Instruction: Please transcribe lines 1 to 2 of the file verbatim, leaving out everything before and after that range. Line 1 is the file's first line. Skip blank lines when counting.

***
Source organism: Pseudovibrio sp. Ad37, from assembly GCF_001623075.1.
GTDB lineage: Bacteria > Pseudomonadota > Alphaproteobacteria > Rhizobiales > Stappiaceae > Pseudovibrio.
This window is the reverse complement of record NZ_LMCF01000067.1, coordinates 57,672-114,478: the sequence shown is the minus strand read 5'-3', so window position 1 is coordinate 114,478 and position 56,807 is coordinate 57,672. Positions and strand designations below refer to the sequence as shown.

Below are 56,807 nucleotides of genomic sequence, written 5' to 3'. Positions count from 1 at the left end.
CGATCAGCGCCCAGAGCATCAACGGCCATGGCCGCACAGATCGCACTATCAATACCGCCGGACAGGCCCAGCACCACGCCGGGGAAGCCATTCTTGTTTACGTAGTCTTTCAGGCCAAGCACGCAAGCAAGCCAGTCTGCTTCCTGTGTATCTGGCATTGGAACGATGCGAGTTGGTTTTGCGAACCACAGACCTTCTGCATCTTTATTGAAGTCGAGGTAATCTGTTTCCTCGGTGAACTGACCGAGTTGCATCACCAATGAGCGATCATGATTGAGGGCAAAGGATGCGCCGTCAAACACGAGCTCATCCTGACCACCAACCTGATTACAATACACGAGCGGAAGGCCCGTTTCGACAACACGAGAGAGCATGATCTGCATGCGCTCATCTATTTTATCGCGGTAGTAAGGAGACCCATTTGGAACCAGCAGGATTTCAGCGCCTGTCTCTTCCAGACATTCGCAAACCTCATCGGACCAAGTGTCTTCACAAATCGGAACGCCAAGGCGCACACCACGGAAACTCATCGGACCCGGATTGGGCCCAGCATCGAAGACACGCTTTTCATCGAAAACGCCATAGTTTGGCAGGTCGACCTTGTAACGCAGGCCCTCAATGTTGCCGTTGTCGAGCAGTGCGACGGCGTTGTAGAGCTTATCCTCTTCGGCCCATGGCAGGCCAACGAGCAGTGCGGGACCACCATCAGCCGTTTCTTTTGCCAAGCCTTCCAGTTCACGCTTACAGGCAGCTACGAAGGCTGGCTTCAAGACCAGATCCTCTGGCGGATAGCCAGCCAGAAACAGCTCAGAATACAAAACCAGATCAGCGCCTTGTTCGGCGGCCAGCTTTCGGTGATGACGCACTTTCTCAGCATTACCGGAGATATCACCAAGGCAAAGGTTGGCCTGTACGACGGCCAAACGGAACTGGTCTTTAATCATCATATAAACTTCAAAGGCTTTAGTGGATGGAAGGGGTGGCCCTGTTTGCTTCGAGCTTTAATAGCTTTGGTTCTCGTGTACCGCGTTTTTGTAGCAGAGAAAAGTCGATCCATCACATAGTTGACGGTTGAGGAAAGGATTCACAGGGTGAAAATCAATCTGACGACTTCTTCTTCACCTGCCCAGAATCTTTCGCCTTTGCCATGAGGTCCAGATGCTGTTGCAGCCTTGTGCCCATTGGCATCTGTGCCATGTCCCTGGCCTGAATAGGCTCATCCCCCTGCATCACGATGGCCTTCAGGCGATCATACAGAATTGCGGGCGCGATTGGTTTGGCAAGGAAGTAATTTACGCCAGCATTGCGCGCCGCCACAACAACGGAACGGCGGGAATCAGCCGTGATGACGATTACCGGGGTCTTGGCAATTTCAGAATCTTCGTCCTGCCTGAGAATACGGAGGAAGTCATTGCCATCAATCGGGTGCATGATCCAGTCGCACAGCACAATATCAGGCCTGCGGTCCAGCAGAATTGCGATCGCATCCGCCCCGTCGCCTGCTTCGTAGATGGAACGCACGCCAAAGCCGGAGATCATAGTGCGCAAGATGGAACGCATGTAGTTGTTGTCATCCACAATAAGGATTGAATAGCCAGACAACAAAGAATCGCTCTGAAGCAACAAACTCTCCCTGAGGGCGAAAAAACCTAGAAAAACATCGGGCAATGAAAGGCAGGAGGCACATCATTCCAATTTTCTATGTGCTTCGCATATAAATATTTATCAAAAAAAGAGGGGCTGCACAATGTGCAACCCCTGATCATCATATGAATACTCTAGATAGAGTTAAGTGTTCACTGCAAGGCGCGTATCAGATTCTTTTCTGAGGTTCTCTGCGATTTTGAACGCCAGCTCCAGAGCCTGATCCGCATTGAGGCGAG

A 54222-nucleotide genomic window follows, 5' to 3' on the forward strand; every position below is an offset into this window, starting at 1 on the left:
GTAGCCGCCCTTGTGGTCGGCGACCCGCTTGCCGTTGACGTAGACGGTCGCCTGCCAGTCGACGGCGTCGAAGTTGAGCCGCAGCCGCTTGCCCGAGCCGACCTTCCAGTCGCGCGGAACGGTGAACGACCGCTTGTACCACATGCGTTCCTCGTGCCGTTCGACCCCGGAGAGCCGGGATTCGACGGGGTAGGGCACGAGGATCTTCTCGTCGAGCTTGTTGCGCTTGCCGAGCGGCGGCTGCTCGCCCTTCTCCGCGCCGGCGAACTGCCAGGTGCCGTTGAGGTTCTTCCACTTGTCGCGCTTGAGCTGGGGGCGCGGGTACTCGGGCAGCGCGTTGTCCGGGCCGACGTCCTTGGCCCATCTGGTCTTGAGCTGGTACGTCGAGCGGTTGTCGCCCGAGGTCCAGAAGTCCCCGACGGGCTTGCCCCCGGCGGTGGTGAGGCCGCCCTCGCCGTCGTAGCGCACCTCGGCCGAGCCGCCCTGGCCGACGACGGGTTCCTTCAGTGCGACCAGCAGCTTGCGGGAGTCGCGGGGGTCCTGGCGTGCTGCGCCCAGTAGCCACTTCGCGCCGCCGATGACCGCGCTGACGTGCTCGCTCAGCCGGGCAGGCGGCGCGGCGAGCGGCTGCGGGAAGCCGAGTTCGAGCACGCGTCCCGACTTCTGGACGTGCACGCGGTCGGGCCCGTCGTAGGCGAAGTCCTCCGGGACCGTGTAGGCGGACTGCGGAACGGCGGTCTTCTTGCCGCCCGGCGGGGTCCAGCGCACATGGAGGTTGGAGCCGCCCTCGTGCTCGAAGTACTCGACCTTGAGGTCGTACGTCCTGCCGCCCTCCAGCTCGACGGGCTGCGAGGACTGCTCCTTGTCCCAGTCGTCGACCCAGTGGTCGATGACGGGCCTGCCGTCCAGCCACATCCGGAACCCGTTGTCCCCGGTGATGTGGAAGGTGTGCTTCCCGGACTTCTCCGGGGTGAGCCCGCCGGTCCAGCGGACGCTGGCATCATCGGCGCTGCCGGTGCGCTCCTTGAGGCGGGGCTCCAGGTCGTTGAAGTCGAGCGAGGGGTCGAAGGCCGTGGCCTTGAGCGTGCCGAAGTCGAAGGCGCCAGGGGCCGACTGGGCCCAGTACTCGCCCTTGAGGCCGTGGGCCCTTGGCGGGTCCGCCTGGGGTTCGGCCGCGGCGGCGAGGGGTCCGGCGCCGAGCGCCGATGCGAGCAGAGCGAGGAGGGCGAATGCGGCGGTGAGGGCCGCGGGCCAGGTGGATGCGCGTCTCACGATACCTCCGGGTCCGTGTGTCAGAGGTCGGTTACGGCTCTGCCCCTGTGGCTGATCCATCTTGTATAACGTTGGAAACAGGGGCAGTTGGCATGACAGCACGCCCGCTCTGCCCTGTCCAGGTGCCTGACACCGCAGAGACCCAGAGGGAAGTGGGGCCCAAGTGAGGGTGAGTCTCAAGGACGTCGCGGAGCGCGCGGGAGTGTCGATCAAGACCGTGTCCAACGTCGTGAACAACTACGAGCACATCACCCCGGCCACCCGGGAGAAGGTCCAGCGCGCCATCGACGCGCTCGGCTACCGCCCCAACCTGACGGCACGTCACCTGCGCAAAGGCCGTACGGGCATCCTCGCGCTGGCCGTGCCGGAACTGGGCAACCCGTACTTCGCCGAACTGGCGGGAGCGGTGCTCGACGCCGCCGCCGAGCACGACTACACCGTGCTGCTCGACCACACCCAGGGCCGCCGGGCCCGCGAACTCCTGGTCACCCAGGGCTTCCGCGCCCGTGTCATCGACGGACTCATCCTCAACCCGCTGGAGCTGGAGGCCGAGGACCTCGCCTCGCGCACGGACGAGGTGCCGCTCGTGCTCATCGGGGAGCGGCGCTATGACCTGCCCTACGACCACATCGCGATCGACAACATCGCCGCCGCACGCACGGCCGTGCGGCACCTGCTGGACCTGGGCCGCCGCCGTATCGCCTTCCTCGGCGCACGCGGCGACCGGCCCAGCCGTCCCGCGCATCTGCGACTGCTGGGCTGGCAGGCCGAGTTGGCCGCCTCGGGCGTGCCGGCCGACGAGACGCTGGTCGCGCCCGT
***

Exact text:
Source organism: Pseudovibrio sp. Ad37, from assembly GCF_001623075.1.
GTDB lineage: Bacteria > Pseudomonadota > Alphaproteobacteria > Rhizobiales > Stappiaceae > Pseudovibrio.